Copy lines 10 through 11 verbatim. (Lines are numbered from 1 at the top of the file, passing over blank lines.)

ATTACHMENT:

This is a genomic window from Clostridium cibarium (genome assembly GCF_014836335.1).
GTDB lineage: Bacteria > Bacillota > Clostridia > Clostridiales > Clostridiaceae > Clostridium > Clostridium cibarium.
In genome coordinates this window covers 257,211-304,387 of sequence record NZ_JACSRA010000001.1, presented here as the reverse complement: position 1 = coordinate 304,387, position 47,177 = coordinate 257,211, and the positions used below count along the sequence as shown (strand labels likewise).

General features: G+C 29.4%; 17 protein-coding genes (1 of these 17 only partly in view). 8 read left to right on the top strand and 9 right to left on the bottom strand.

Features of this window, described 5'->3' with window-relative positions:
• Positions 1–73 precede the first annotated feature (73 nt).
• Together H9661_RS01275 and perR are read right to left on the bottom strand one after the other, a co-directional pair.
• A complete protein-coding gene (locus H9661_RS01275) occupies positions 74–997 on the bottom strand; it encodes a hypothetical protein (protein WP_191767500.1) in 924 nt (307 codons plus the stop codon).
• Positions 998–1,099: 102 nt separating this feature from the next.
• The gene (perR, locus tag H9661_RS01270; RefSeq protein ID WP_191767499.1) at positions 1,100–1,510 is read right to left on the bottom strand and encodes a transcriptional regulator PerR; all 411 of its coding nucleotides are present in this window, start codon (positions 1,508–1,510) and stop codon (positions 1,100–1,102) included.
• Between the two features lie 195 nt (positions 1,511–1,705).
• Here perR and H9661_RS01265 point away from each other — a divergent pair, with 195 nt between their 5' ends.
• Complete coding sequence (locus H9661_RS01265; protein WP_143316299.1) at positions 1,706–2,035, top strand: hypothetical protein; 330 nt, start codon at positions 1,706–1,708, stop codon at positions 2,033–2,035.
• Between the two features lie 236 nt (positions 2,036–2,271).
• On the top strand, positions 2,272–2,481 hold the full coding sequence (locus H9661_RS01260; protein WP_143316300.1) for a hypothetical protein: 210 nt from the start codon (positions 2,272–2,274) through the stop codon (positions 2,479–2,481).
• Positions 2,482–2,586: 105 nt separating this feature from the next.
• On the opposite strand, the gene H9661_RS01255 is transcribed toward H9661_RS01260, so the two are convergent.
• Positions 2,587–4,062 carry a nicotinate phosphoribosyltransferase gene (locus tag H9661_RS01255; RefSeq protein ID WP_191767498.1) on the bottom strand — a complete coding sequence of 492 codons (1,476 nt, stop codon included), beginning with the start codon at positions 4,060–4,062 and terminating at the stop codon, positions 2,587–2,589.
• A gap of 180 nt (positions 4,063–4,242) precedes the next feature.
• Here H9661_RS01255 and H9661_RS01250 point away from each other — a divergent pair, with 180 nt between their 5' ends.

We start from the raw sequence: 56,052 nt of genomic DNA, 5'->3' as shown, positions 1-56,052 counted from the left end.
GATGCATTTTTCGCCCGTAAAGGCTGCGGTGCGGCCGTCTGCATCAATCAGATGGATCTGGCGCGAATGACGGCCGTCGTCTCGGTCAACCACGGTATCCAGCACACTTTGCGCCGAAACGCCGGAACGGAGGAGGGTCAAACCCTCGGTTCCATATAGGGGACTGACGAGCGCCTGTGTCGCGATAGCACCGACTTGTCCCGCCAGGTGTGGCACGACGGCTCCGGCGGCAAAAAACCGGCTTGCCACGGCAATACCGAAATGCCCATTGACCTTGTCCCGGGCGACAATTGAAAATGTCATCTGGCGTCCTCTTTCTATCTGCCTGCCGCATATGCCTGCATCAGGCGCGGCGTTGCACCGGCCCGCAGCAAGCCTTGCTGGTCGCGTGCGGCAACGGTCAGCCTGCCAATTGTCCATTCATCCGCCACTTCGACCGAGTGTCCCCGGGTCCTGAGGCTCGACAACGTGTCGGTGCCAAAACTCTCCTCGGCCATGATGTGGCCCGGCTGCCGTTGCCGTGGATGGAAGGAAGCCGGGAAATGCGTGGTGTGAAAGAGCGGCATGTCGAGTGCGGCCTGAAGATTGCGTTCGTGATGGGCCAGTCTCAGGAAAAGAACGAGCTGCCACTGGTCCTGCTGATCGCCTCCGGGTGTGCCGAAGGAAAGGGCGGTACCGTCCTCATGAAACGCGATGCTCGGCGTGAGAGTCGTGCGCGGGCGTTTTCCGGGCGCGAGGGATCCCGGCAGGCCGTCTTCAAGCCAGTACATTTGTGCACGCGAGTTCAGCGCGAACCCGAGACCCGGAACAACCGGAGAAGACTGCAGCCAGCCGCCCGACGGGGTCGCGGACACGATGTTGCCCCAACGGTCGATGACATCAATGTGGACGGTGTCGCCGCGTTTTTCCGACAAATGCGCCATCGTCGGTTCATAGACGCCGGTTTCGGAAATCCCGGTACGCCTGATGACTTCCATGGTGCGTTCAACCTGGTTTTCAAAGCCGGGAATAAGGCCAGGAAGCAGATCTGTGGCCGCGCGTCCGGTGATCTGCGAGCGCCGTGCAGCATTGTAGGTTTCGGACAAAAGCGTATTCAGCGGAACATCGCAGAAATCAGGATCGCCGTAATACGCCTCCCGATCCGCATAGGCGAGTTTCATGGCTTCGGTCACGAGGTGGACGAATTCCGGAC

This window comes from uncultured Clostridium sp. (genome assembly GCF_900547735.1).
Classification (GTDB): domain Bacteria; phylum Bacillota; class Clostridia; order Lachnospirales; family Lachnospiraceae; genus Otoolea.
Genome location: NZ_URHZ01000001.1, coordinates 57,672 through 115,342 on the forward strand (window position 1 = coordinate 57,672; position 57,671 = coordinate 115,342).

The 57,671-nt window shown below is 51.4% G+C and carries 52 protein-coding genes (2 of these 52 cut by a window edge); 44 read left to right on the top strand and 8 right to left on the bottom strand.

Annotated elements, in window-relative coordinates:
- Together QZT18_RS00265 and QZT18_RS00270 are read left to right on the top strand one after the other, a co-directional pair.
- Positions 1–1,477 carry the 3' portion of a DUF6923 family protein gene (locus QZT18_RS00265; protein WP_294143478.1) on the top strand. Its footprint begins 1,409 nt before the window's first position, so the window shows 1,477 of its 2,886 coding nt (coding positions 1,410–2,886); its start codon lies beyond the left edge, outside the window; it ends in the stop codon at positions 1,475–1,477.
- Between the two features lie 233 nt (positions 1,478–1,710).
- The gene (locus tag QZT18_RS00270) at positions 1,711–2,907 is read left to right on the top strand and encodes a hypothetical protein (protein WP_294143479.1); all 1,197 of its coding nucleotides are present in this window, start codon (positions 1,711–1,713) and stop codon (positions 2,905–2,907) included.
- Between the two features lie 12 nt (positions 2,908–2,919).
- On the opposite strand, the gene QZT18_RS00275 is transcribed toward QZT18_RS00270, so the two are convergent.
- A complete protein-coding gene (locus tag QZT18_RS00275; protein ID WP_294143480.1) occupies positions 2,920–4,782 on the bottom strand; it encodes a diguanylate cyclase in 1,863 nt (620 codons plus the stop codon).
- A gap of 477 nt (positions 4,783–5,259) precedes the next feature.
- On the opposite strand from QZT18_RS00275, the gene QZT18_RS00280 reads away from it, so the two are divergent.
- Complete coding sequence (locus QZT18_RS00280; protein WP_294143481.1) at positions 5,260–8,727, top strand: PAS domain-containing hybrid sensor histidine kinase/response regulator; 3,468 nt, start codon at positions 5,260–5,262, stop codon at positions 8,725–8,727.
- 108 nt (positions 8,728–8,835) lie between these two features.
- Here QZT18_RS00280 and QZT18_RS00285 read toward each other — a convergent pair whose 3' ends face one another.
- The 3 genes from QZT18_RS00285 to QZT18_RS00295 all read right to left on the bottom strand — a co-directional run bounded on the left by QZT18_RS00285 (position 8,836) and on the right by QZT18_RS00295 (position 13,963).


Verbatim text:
• The gene (perR, locus tag H9661_RS01270; RefSeq protein ID WP_191767499.1) at positions 1,100–1,510 is read right to left on the bottom strand and encodes a transcriptional regulator PerR; all 411 of its coding nucleotides are present in this window, start codon (positions 1,508–1,510) and stop codon (positions 1,100–1,102) included.
• Between the two features lie 195 nt (positions 1,511–1,705).